Right on to the poster who posted on August 19th. You coulldn't have said it or broken it down any better. So True the way narrow-minded individuals constantly labeled children/people according to their race. It's interesting how the same behavior is identified differently according to a person race or social status.
My son is in first grade now, so we've only been here a bit over a year. But based on the experience so far, I would be hard pressed to design a much better school for our goals for our kids. The school is unbelievably diverse, both racially and economically -- highly unusual for any school, let alone a school in Nashville. The demographic mix is both healthy in theory and successful and harmonious in practice. The teachers have been responsive and supportive. The parents are VERY involved in the school. We had a very good principal last year and were concerned when a new one came on board this year, but so far he seems first rate - very positive, supportive, responsive, and super-energetic. The kids take Chinese and music courses as part of the curriculum, and my son takes after-school tennis lessons, after-school soccer, cub scouts, onsite Encore program, you-name-it. Very happy parents.
Enough of the ranting. Eakin is a great public school. We've been there for 6 years now. It is the true definition of diversity and education for all. Eakin represents 25 countries and a wide range of socio-economic levels. What I love about Eakin is how there is no "right" way to be, no "right" clothes to wear, and no "right" person to be friends with. At many schools the cliques are starting younger and younger, not at Eakin. I'll admit that we have had some behavior issues in the past few years, but the administration heard the voices of concerned parents and started out this year with new staff, a school-wide behavior system, and renewed effort to make a safe, learning environment for all students. I like Eakin and so do my kids. Check it out!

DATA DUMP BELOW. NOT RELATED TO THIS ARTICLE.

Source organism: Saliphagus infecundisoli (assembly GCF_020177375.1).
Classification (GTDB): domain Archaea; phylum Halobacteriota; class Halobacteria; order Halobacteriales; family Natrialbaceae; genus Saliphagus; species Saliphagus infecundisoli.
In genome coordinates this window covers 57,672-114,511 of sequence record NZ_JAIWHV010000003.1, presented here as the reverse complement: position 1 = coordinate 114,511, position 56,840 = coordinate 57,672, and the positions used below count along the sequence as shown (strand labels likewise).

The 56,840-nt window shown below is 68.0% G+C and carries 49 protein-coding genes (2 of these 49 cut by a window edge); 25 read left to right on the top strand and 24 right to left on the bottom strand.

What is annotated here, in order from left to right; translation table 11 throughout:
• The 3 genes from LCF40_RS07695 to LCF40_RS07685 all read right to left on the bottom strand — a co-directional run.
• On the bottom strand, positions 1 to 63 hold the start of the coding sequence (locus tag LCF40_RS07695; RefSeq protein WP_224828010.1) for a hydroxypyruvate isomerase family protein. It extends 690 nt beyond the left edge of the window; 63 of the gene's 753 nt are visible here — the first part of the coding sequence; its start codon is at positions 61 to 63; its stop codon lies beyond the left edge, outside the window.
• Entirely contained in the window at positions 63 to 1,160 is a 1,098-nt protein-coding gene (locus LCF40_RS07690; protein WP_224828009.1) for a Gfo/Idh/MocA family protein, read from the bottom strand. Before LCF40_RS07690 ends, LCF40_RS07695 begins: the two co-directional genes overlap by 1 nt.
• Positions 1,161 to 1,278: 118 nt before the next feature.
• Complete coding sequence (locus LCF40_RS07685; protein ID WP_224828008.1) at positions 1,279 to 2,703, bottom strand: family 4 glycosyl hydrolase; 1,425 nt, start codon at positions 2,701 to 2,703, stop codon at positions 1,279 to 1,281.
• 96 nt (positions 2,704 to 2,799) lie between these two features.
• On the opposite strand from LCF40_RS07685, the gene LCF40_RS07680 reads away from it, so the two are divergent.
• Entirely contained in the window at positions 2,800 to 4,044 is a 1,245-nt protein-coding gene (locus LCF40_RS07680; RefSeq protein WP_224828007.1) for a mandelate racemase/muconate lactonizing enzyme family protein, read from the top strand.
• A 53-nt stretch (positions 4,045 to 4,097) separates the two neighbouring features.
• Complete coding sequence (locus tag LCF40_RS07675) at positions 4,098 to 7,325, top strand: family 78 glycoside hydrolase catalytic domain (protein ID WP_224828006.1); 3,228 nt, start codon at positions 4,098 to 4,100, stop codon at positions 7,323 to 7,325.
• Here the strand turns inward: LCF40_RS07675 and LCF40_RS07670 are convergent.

To the August 11th poster...so all kids who qualify for free meals, have behavioral issues?...appears as if you're equating socioeconomic status with the the way a child will behave...what an ignorant, biased way to judge children. As a matter of fact, some of the worst behavior that I have witnessed comes from the upper middle class kid whose passive, coddling, enabling parents, allow them to run the gamut with unacceptable behavior, then want to excuse it as "being active", or "just being a kid"...but when a child of a lesser socioeconomic status, or of a different race displays identical behavior, they are labeled as children with "behavioral problems" or "undisciplined" and are often unfairly targeted for disciplinary action by teachers with equally ignorant views..."free lunch" and "behavioral problems", are code phrases for children of color...some insecure, narrow-minded parents of predominantly white schools, don't like the idea of "their" schools becoming balanced racially/socioeconomically...if they are not the majority, they perceive the school to be "declining" or begin name-calling and labeling the children of color/different socioeconomic status.
Eakin use to be a neighborhood school but now half the children are on the free lunch program and dominate the teachers' time with behavioral problems.
We have two children in Eakin and we have been very impressed with the caring teachers and staff at Eakin. The walkable neighborhood in which the school resides, nearby Dragon Park, is as welcoming as the school is to parental involvement. My only complaint is that too much time is being spent teaching toward the bottom. While my kids have both learned a lot, "average" kids in private schools like USN are already doing the same types of work I have to give my kid separately at home (e.g. multiplication in 2nd grade, etc.) On balance, Eakin--along with Glendale, Julia Green, and Sylvan Park--is one of the few public schools in Nashville where you will be happy to send your kids. The rich and diverse experience we've had there has been positively wonderful.
Having been an Eakin parent for the last few years,our overall experience has been a positive one. But there are some negatives. A school can't stand and thrive alone on its reputation. Sadly,l believe this is what is happening. A definite plus is the diversity. I don't think its matched in many public or private school. The numerous offerings rival those of the the private world. But the quality of classroom instruction is shifting and not in a positive way. An IB denotation for a school is tremendous and IB preparation exceeds AP at the higher levels, but ask your kid what they are truly learning that reflects IB standards and I think you'd be hard pressed to walk away with understanding. While there are "some" teachers at each grade level who are OUTSTANDING educators, that number is only 2 or 3 (if you are lucky) per grade level which means if you land in one of the less than outstanding classrooms, GOOD LUCK to you. A walk around the hallways will provide you with more than enough insight as to whom displays quality instruction. We are making a move to private school. Not simply b/c the downward slope of Eakin but the MNPS district as a whole is on a significant decline.